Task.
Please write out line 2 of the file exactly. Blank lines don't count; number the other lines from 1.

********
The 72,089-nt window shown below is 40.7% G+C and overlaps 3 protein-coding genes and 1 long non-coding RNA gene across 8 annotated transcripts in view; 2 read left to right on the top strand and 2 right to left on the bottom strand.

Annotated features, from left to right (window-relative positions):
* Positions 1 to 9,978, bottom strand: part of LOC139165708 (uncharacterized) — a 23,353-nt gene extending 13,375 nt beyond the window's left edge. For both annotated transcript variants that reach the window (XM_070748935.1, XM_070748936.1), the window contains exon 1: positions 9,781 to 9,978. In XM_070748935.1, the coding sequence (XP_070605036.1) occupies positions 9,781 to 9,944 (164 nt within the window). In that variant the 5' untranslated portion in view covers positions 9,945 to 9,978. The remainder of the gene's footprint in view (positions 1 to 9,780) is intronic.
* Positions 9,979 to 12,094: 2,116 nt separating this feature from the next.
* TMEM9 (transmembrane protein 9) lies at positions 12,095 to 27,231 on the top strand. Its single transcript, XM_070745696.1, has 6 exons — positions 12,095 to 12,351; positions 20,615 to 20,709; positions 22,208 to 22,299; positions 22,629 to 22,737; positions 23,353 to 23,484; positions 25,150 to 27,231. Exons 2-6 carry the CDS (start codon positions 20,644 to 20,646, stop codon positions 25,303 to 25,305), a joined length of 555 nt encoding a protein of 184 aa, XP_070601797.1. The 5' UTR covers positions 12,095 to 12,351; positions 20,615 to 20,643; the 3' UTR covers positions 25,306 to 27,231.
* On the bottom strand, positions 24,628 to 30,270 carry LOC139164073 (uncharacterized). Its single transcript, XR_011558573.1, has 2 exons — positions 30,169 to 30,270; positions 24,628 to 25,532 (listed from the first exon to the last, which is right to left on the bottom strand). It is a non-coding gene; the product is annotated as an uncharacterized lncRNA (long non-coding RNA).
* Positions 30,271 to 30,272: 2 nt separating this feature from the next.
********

Annotated features, from left to right (window-relative positions):